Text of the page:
Birth of Darren Gough
England's leading strike bowler of the 1990s was born. Darren Gough made a Test debut worthy of his nickname, Dazzler, hitting 65 and taking six wickets against New Zealand at Old Trafford in 1994. Another flashing fifty followed in Sydney that winter, to add to 6 for 49 in the first innings - but the batting fell away over the years. He bowed out from Test cricket to prolong his one-day career, moved to Essex and back to Yorkshire, as their captain, and added to his profile by winning a national celebrity ballroom dancing show on the BBC. He quit cricket at the end of 2008 and spent the winter as a team captain in a low-brow BBC game show.
A talented and tragic fast bowler was born. Although he took 45 wickets in 15 Tests for West Indies, Winston Davis made his real mark in ODI cricket. His figures of 7 for 51 against Australia at Headingley in 1983 were for 20 years the best in any World Cup match. He was paralysed after suffering spinal injuries when he fell from a tree in 1998.
The first day of the first Test to feature three pairs of brothers in one Test team. Andy and Grant Flower, Bryan and Paul Strang, and Gavin and John Rennie played for Zimbabwe against New Zealand in Harare. Guy Whittall was also in the team; his cousin Andy was 12th man. Grant Flower made a century in each innings of a drawn match.
The first Test cricketer from the "smaller" West Indian islands was born, in St Vincent. Alphonso (Alfie) Roberts was only 18 when he played in his only Test, in Auckland in 1955-56. His 28 in the first innings didn't look bad in a total of only 145 - but he was out for 0 as West Indies folded for 77 in the second, losing by 190 runs.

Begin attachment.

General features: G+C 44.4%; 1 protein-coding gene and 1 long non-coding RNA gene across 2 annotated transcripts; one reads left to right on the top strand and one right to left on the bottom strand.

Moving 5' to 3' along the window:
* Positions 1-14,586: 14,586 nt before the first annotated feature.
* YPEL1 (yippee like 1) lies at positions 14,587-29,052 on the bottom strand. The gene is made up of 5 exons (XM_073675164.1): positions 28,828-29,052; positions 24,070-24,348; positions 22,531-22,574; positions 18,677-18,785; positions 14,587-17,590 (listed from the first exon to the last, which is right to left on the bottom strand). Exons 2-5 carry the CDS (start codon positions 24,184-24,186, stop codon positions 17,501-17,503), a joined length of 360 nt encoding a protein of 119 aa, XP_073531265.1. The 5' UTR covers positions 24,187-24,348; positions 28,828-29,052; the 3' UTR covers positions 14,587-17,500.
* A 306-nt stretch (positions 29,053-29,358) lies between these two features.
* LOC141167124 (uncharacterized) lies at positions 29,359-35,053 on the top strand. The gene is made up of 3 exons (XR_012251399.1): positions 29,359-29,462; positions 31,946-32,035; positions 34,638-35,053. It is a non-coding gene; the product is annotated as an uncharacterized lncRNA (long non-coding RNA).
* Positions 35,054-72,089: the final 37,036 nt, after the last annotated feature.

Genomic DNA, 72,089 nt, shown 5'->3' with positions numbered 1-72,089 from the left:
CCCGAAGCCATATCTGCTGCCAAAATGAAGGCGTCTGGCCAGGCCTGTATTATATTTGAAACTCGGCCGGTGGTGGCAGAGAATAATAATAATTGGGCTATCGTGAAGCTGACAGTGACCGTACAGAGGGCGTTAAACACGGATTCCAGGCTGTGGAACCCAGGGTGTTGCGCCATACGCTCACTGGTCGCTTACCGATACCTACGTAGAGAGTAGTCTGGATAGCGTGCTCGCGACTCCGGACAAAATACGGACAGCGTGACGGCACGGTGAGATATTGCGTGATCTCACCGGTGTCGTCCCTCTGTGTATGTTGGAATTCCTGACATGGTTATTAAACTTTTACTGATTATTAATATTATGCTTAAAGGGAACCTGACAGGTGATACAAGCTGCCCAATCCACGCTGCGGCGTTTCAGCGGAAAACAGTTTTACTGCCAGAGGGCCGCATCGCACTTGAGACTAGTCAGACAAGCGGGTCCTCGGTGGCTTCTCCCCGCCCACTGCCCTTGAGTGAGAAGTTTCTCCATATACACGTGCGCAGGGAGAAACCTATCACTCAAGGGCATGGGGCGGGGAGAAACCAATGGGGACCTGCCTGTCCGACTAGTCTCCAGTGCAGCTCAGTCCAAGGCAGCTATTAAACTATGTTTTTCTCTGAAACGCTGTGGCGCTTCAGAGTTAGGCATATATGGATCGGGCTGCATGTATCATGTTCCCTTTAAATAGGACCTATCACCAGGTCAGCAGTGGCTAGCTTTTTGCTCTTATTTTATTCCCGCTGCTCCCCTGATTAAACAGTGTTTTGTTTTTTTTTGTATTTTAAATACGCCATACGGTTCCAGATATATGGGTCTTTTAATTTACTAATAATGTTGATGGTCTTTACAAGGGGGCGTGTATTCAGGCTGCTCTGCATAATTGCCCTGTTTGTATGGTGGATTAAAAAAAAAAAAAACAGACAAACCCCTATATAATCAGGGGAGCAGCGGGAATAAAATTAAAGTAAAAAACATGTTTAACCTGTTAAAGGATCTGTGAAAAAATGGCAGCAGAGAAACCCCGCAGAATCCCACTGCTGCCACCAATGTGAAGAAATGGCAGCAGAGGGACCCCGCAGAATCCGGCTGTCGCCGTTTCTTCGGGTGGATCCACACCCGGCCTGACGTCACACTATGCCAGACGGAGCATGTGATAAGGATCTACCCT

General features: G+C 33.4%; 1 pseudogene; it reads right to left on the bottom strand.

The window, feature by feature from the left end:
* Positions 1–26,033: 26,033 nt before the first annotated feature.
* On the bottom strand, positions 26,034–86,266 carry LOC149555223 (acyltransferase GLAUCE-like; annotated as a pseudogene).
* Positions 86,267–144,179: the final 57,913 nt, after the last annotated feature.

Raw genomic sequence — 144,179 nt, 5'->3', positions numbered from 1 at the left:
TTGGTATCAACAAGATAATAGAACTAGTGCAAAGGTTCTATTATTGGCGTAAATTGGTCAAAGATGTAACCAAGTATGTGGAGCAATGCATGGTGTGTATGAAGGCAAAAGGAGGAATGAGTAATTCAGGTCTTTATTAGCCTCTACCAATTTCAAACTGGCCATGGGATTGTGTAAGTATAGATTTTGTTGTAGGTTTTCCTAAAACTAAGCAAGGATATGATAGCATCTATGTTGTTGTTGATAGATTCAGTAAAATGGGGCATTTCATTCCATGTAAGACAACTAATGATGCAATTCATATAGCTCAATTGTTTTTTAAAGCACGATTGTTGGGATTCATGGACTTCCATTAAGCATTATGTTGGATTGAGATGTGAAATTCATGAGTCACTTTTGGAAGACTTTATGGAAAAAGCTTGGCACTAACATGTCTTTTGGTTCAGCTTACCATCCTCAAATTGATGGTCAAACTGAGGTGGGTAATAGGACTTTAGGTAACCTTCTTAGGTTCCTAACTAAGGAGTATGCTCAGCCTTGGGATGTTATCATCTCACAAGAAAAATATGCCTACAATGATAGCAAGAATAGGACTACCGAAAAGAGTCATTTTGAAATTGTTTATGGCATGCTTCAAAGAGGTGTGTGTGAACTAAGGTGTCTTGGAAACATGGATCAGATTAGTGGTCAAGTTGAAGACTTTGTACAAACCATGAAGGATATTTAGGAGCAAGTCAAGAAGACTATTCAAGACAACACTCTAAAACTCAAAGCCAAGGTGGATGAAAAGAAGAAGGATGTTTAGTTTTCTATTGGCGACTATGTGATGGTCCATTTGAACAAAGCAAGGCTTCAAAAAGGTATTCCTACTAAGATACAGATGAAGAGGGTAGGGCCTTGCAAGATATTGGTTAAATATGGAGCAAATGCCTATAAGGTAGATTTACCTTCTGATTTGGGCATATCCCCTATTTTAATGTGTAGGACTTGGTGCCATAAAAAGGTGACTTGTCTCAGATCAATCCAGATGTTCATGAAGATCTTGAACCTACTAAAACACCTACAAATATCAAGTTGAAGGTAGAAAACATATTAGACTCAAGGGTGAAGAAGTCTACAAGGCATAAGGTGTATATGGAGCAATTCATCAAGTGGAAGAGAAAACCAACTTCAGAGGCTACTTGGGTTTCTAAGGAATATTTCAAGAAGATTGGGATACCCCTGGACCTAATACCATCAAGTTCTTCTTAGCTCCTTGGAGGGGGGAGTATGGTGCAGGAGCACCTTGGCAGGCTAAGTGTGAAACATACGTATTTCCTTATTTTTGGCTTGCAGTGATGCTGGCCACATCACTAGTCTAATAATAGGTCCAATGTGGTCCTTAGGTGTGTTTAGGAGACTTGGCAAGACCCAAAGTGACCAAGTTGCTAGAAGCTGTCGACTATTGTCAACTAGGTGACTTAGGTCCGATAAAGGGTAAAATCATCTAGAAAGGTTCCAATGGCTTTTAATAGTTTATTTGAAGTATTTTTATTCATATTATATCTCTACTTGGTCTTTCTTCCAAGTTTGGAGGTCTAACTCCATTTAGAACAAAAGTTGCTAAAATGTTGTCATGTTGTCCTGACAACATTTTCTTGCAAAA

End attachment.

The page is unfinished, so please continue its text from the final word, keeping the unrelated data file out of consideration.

That quality batsman Sourav Ganguly made only 2 in an ODI against Pakistan in Toronto on this day - but then surprised a few people by taking 5 for 16 in ten overs of medium pace. India's win by 34 runs gave them a decisive 3-0 lead in the series.
Birth of England allrounder Derek Pringle, whose medium-pace bowling seemed to be made for the one-day game. For example, he took 3 for 22 in ten overs in the 1992 World Cup final. But for such a big man his batting was irritatingly meek: his 18 not out in the final was his highest World Cup score. Much the same story in Tests - only one fifty in 50 innings at an average of 15.10 - but he had more success with the ball. First capped while still at university, he left an impression of sleepy underachievement - but perhaps he was simply someone who was never going to kick on. Pringle went on to be cricket correspondent of the Daily Telegraph.
The birth of Bruce Murray, a "tall, unflappable, and somewhat dour opening batsman" from New Zealand, according to Wisden. He managed 54 on his Test debut against India in 1968-69, and followed it up with 74 in the next match. His career-best 90 came in the second Test in Lahore in 1969, where New Zealand beat Pakistan for the first time. Unluckily enough, his 13th Test proved to be his final one - he made 1 in both innings against England in 1970-71.
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